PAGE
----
Review – Crown Lands

Album: Rise Over Run
Release Date: September 8, 2017
Genre: Rock

If you haven’t already heard, Crown Lands is a band to watch out for.  The winners of 97.7 HTZ FM Rocksearch contest have returned with their sophomoric record, Rise Over Run, a follow up to their explosive debut, Mantra released just over a year ago in August 2016. The Oshawa, Ontario duo- consisting of lead vocalist and drummer Cody Bowles and guitarist, bassist, and synth player Kevin Comeau, not only strike gold with their recent release but also affirm their position of one of Canada’s top up and coming rock bands.

Opening with “Constant Motion”, it is immediately clear that Rise Over Run, as their press release states, perfectly captures a sense of progressive rock of the late 1970’s and psychedelic rock of the late 60’s and early 70’s.  What their release did not mention is the band’s substantial blues rock element which truly ties the former two styles together in a way that is quintessentially that of the 70’s.  So much so, that if I didn’t know better, I would say that Rise Over Run was a lost gem from one of rock’s most experimental and explosive eras.  The following track, “Misery” is the record’s most explosive songs, and is among my favourites, with its fast pace, crunching riffs, howling vocals, larger than life drums, and an overall feeling that the song could combust and fall apart at any second; it feels dangerous and unpredictable, just how rock & roll should.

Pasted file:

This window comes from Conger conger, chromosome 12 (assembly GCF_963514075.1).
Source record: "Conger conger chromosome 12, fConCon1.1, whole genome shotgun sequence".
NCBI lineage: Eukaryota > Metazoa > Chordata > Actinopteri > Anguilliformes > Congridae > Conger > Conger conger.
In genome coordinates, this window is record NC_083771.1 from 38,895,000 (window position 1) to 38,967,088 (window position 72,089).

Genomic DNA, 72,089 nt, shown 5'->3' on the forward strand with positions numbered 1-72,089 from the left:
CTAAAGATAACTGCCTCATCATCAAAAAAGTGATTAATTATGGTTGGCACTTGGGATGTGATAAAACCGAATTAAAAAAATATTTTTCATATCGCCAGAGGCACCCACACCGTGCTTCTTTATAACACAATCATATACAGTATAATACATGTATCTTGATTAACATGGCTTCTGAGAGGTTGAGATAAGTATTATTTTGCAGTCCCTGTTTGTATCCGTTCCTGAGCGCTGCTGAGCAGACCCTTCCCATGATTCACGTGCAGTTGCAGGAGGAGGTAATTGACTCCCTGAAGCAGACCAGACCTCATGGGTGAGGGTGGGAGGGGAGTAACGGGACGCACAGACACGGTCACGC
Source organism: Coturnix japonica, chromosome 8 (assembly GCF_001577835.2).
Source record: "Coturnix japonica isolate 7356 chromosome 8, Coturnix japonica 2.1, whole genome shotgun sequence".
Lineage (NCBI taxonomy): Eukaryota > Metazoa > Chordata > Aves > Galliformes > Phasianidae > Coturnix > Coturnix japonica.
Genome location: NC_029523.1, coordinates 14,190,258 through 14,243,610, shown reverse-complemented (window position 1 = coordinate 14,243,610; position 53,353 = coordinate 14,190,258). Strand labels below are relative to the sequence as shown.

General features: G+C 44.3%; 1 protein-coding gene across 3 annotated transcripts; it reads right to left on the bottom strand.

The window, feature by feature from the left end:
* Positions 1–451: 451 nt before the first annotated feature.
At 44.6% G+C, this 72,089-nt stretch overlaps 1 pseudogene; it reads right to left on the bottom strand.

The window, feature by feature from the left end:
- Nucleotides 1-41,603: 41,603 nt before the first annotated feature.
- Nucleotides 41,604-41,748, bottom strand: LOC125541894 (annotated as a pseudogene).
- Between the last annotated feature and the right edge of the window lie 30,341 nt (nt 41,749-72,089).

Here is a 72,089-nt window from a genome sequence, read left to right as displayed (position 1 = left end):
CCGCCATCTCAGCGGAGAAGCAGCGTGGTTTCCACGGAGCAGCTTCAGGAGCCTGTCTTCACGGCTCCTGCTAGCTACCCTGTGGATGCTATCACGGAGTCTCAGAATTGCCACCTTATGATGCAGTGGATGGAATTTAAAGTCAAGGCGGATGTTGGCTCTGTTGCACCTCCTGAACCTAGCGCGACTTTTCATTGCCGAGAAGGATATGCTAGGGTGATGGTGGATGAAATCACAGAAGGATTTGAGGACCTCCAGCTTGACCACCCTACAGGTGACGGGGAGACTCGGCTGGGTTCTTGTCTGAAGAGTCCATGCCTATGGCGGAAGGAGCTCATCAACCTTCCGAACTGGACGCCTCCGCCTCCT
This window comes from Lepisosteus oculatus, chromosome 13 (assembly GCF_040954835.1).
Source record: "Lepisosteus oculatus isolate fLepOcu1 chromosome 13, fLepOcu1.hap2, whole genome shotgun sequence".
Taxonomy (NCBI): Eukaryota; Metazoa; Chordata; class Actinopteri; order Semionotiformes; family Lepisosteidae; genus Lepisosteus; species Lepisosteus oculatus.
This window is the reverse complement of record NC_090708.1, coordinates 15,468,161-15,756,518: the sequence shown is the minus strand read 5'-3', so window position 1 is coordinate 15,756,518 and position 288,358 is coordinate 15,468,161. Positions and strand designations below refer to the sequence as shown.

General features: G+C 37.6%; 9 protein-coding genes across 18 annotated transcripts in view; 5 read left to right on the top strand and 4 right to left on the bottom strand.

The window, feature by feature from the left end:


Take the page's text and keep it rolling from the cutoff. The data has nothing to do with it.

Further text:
Over the EP’s six tracks, Crown Lands dig deep into the rich heritage of the blues and it is here where they most resemble some of classic rock’s greatest icons- including tinges of Cream and Led Zeppelin.  “Mountain” for instance, is a slow-moving monstrosity that lyrically- much like Iron Maiden’s “Run To The Hills”- explores the themes of European colonization of North America and how it affected the Indigenous population.  The song is driven by pounding drums and the crisp sound of a sliding guitar which contrasts with the songs hard hitting and thickly distorted power chords.  In short, the song absolutely rocks and is the most powerful performance from the band across Rise Over Run.

Whether it is the dark vibe of the album’s closing track, “Waterfall”, or the ambient jam of “Big River Road”, Rise Over Run is a spectacular release from not only one of Ontario’s, but Canada’s most promising rock bands.  By looking back into the past, Crown Lands have returned with a record that feels like flipping through crates of used vinyl on a Sunday afternoon when you accidentally stumble upon something that is truly great.  There is an element to Rise Over Run that already feels classic, making it among the best up and coming rock records that I have heard.

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